Connecting batteries in parallel (1 Viewer)

Aug 10, 2012
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While I agree with the sentiments of the article below does it really make any difference ?
using 25mm sq. copper cable is there any noticeable volt drop over 300mm jumper?

98AD67A7-308F-478B-B5AD-5F96C4C62659.jpeg
 
Feb 22, 2011
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I think that explanation is clear enough and correct 👍
I suppose it's like it's taking power from the line of least resistance, so battery B does less work in first diagram.
Imagine it was water flowing in and out and batteries were water tanks, battery / tank B would for the most part be a dead leg.
Or is connection in series better ?
 
Last edited:

Hoovie

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While I agree with the sentiments of the article below does it really make any difference ?
using 25mm sq. copper cable is there any noticeable volt drop over 300mm jumper?

View attachment 712130
Yes, it will, and especially if you tend to use higher loads.
If you have two batteries, connect like example 2 rather than example 1.
 
Jun 16, 2014
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On my Autotrail Savannah it has (had) 2 separate cables to connect 2 batteries in the hab area. I studied this type of diagram after running with 2 batteries connected as per fig 1 for some years. Finally decided to ditch one set of cables and connect with just one as per fig 2.

Not noticed any difference other than it is more difficult to remove for over winter storage. :unsure:

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Lenny HB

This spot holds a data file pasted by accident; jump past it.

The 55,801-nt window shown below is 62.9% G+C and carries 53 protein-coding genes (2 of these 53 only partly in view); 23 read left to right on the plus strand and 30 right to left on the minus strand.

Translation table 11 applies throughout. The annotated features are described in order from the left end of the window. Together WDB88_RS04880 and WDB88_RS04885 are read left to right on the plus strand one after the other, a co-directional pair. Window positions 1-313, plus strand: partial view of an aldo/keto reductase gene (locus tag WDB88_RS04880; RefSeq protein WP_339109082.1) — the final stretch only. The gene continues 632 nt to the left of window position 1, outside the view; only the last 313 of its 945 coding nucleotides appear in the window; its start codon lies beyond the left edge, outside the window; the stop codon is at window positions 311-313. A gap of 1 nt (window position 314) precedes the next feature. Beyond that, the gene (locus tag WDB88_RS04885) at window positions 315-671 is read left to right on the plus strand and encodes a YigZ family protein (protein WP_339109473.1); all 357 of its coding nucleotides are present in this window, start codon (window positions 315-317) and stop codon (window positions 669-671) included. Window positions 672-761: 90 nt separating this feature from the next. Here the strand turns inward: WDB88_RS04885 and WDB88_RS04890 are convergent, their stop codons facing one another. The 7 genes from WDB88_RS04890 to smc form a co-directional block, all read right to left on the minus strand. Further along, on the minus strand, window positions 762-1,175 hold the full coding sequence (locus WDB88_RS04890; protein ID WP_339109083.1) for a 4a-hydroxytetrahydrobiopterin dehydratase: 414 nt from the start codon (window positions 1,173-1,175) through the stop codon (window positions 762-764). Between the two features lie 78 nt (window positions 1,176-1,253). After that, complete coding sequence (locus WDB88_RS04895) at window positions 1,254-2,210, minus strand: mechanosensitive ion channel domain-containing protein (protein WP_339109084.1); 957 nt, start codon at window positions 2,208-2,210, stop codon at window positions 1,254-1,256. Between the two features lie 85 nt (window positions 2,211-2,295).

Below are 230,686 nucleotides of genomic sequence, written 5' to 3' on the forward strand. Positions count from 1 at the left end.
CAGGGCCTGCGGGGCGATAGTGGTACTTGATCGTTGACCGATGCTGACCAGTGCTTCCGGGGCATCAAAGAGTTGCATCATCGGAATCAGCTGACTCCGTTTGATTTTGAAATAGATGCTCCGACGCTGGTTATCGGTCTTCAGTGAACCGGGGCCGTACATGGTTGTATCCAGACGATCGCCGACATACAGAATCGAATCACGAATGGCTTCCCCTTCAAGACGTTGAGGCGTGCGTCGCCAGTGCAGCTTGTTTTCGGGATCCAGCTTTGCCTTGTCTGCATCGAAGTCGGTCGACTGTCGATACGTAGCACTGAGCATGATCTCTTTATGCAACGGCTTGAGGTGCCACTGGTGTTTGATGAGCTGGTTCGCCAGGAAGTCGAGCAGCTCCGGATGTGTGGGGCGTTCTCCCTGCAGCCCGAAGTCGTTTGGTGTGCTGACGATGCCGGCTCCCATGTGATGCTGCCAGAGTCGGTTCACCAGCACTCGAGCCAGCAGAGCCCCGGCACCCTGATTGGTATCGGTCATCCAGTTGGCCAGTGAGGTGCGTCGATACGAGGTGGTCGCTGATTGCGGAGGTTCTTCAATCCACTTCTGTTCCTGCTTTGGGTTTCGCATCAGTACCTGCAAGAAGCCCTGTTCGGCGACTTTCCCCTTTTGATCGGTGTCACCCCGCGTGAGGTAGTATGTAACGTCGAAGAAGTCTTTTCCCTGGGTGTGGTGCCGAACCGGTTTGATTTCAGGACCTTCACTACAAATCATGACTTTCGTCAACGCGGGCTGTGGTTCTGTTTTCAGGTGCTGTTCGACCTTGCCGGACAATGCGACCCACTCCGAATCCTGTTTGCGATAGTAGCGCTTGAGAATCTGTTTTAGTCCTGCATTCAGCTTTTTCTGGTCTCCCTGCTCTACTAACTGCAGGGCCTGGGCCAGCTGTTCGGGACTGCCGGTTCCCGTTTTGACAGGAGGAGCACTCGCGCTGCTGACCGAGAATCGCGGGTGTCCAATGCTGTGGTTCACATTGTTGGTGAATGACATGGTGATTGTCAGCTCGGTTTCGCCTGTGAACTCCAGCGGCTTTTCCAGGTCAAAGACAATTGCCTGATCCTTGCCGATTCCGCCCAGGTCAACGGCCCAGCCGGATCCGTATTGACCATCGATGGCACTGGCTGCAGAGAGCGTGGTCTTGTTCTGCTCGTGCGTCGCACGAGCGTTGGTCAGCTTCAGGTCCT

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Two batteries close together the marginal difference is virtually unnoticeable but with more than two batteries it is worth the extra effort to connect them correctly. My three batteries are connected correctly.
 
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bubble63
Aug 10, 2012
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This is what’s causing comments
I understand electronics and I can’t see an issue, been so close together as Lenny says

C37C5F0A-7172-4D57-A5AC-C1EF768D46D6.jpeg

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Apr 3, 2018
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IMV Figaro is correct with the water anology.
In my distant past the RN decided to teach us mechanical chappies electrics.
However the one bit of advice we received was to treat electric systems as plumbing
So in first photo water/electric is taken out of first tank/battery and the second one will equalize levels out eventually..
In second photo the water/electric is allowed to flow through and therefore out of both tanks/battery's..
Obviously as in plumbing the cable size between both battery's will have an effect.
But as stated... for our needs both are suitable but if going to do it why not take time to do properly.👍
 
Sep 17, 2017
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I thought it was a failure detection issue? If you're running all the connections off the primary battery, then just piggyback the other batteries off of it, if one of those piggyback links fails, the first you know about it is a hot and dead primary battery.
 

Hoovie

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IMV Figaro is correct with the water anology.
In my distant past the RN decided to teach us mechanical chappies electrics.
However the one bit of advice we received was to treat electric systems as plumbing
So in first photo water/electric is taken out of first tank/battery and the second one will equalize levels out eventually..
In second photo the water/electric is allowed to flow through and therefore out of both tanks/battery's..
Obviously as in plumbing the cable size between both battery's will have an effect.
But as stated... for our needs both are suitable but if going to do it why not take time to do properly.👍
The levels will equalize out eventually, that is correct. but there are two things to consider ....

1) The primary battery (as what you have here is not a battery bank, but a primary and secondary battery) will provide the greater power, and depending on the usage, it will get lower and more frequently than the secondary battery, and the effect will be it will age and degrade sooner than the secondary. So the voltages will equalize, but the useage patterns will not.